It looks like can not do it.
Because SAS does not have proc's interface with macro facility.
But you can make a macro to generate the macro code.
Yes, it's possible to have a macro within a compute block. Remember that macros are expanded before your program runs. Therefore the statements in your macro are executed before PROC REPORT starts running.
"The text substitution produced by the macro processor is completed before the program text is compiled and executed. The macro facility uses statements and functions that resemble the statements and functions that you use in the DATA step. An important difference, however, is that macro language elements can enable only text substitution and are not present during program or command execution." -- http://support.sas.com/documentation/cdl/en/mcrolref/61885/HTML/default/viewer.htm#getstart.htm
The program below has several examples of using the SAS Macro facility inside PROC REPORT. The phrase "calling a macro" generally implies that you are calling a macro program. The %GENCD macro program is being called or invoked several times within the PROC REPORT program. At compile, each of these invocations will be turned into a CALL DEFINE statement. Then, at execution time, the CALL DEFINE statement may or may not be executed, depending on the values being processed by each COMPUTE block.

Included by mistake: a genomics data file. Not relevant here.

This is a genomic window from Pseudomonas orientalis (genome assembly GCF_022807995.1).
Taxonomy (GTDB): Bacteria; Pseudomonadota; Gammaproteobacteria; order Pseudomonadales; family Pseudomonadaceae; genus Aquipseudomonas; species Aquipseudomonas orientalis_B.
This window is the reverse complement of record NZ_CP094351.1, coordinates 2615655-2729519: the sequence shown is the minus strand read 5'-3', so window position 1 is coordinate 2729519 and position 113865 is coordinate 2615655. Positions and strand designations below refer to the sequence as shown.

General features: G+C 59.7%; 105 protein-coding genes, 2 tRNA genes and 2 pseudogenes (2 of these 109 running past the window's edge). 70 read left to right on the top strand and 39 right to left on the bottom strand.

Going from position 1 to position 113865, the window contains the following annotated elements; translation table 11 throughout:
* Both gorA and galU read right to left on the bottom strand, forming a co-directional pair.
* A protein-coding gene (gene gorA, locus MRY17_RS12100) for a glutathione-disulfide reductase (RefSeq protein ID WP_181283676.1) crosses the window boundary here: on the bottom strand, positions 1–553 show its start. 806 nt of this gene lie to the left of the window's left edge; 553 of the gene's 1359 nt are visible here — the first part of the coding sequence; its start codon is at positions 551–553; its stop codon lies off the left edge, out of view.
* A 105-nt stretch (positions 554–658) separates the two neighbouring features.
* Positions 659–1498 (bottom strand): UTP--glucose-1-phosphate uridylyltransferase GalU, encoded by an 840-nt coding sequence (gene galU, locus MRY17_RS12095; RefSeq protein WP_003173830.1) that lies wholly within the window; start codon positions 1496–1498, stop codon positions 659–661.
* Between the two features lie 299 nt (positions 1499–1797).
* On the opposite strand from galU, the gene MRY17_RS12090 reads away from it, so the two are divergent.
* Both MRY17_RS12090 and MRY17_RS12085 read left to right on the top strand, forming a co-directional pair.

The SAS Macro facility will only generate code. When the macro trigger of '%' is encountered, the macro facility word scanner will take over to resolve any macro triggers. So, by the time the word scanner is done, a syntactically correct CALL DEFINE statement will be generated inside the PROC REPORT code. When the PROC REPORT code is sent forward to the compiler, there will be NO macro triggers left in the code. In this way, the Macro facility is acting as a typewriter to type code for me. It would not be appropriate to have a macro program, inside PROC REPORT, generate a PROC MEANS, PROC SQL, etc step or a DATA step -- or try to perform any kind of processing that is not normally possible inside a COMPUTE block
Another form of macro trigger is the '&', which you can see in the macro variable reference &SPHD. As with the % trigger, the &SPHD will be resolved at compile time and the string 'Average' will be substituted for the macro variable &SPHD in the column statement.